“The New York Times did not report that a young Palestinian journalist had been arrested in Israel because it obeyed a gagging order issued by an Israeli court. The paper's delayed publication of the story about the detention of Majd Kayyal (see below) was revealed by its public editor, Margaret Sullivan.
She quoted the NY Times's Jerusalem bureau chief, Jodi Rudoren, as explaining that the acceptance of gag orders is analogous to abiding by traffic rules or any other laws of the land.
… It is also the case that some Israeli publications have not obeyed gag orders, such as Haaretz, as did an Australian outlet. And it was Haaretz that petitioned against the gag order on Kayyal's arrest.“
—>The NYT obeying Israeli gag orders on news stories. Quite amazing for what we like to think is freedom of the press in this country. Our newspaper of record didn’t even think the story about the Israeli gag order was worth publishing, and only commented on it in the Public Editor’s Journal blog.
"Industrial waste from fracking sites is leaving a ‘legacy of radioactivity’ across the country as the drilling boom churns out more and more toxic byproducts with little to no oversight of the disposal process, critics warn.
According to a new report in Bloomberg Wednesday, the controversial oil and gas drilling process known as hydraulic fracturing is ‘spinning off thousands of tons of low-level radioactive trash,’ which has spawned a ‘surge’ in illegal dumping at hundreds of sites in the U.S.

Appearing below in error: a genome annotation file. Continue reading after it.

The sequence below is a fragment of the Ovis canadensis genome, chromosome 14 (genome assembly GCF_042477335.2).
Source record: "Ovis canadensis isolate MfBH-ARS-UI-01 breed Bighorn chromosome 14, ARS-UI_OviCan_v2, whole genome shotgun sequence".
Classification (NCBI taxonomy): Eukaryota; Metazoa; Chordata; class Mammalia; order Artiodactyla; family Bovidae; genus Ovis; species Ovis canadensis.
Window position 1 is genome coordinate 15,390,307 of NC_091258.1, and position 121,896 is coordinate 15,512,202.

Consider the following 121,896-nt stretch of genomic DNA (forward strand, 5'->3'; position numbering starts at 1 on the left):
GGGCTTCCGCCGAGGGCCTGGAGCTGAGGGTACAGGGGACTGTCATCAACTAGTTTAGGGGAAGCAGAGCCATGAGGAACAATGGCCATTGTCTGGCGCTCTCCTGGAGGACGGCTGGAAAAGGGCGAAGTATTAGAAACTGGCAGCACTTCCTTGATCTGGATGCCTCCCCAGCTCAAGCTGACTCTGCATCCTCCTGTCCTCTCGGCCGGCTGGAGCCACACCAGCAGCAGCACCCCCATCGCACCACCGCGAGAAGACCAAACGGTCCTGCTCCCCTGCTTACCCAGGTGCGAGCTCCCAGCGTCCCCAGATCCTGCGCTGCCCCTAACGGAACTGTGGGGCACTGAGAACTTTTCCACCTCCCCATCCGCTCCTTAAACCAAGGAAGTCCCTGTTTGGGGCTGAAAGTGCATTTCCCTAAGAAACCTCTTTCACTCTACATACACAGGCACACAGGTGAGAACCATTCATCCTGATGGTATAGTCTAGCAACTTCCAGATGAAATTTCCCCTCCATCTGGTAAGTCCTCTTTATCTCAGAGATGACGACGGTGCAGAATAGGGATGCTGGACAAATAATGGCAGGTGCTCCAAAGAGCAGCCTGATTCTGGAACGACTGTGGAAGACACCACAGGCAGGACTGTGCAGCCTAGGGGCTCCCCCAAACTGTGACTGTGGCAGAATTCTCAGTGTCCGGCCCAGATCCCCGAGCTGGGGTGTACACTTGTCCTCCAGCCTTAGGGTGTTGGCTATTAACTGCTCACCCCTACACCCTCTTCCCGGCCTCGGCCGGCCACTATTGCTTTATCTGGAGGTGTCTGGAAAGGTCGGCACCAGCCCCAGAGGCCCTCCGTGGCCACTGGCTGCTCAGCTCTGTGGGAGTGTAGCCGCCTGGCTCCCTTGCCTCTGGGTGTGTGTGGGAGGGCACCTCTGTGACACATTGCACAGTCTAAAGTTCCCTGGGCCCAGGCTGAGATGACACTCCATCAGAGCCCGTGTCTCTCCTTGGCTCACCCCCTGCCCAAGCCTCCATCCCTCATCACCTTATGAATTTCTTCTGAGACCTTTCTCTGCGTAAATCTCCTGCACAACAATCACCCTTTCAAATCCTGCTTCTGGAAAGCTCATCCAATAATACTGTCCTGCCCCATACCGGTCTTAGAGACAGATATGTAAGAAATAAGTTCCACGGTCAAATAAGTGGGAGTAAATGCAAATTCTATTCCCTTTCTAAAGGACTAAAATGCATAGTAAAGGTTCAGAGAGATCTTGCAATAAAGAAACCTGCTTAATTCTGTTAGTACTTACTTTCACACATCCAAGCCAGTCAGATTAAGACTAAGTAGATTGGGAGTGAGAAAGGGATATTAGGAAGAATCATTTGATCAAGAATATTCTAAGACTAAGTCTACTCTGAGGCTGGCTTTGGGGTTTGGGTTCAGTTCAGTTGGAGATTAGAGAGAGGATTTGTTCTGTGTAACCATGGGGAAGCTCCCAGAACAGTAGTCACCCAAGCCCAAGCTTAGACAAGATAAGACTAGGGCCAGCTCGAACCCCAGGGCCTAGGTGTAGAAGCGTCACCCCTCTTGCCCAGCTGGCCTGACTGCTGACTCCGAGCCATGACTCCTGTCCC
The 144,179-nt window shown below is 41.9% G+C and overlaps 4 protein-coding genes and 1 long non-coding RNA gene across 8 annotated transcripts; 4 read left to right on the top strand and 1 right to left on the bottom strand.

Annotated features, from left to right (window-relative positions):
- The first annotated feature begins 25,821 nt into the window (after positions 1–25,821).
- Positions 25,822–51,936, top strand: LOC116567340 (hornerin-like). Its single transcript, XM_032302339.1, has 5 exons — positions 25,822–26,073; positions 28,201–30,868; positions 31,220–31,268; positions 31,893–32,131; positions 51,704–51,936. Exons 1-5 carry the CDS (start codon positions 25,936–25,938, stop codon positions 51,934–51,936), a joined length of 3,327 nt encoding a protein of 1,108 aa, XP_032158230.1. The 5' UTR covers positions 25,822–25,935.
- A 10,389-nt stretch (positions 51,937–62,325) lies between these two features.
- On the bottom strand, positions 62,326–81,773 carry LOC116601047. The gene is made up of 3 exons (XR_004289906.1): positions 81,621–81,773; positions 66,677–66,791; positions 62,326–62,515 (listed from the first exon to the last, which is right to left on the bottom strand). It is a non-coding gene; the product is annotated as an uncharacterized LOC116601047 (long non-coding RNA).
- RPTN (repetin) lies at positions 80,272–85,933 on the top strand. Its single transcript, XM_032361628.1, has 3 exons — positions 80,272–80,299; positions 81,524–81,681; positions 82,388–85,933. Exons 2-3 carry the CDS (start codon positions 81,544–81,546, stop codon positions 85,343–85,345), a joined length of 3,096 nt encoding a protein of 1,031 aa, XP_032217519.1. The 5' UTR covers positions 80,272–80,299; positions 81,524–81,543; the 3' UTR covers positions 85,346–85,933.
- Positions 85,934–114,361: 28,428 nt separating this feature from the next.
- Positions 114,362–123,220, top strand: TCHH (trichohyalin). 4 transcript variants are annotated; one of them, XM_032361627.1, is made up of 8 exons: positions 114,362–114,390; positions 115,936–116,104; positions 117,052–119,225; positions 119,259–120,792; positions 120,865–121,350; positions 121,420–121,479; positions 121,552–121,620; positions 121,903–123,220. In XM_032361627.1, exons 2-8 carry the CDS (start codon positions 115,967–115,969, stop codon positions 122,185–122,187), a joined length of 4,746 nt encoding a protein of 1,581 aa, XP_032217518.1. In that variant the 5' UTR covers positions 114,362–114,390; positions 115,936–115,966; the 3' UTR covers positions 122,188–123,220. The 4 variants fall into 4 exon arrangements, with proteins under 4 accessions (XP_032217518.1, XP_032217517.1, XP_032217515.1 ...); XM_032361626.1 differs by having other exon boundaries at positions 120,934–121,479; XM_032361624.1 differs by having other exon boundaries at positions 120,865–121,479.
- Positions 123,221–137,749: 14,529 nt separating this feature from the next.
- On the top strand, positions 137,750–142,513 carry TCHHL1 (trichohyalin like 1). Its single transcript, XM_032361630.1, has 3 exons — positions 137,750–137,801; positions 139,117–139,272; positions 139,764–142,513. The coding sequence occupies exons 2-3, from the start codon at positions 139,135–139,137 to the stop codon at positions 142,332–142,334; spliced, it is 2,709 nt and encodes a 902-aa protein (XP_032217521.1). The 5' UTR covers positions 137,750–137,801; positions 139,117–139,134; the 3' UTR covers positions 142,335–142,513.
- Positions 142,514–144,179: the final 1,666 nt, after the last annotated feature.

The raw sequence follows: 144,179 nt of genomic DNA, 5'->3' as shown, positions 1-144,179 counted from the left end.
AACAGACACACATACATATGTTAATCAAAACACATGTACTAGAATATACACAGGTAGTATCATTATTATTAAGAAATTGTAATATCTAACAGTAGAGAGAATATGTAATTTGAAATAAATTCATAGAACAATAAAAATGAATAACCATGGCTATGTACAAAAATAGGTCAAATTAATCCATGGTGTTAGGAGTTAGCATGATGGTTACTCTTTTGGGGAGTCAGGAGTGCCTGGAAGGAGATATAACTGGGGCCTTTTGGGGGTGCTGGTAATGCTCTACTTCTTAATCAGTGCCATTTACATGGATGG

‘We have many more wells, producing at an accelerating rate, and for each of them there’s a higher volume of waste,’ Avner Vengosh, a professor of geochemistry at Duke University in Durham, North Carolina, told Bloomberg. Without proper handling, ‘we are actually building up a legacy of radioactivity in hundreds of points where people have had leaks or spills around the country.’ “
-->The NYT avoids bad press when it comes to fracking. It is almost as if the Gray Lady obeys a gag order from the petroleum industry. It didn't print this story.
"A military judge has ordered the disclosure of never-revealed information detailing the experience at secret CIA ‘black sites.’
The defense team for Abd al Rahim al-Nashiri argued during pretrial motions at the Cuban prison that the Guantanamo detainee's time spent in secret CIA prisons—during which he was waterboarded and threatened with a gun and a power drill—has ‘tainted’ his testimony, and thus the case against him.
The Saudi Arabian has been held at the U.S. military prison since 2006 after being held in a series of secret CIA prisons. He is being accused of orchestrating the Oct. 12, 2000, bombing of the USS Cole in the port of Aden in Yemen. …
The rules for military commissions bars prosecutors from using any evidence or testimony obtained by coercion or torture.”
—>A search on CIA “black sites” confirms the fact that the NYT didn’t publish this story. Maybe our premier newspaper obeys gag orders from the Pentagon as well. Torture by the US government is never deemed “fit to print.”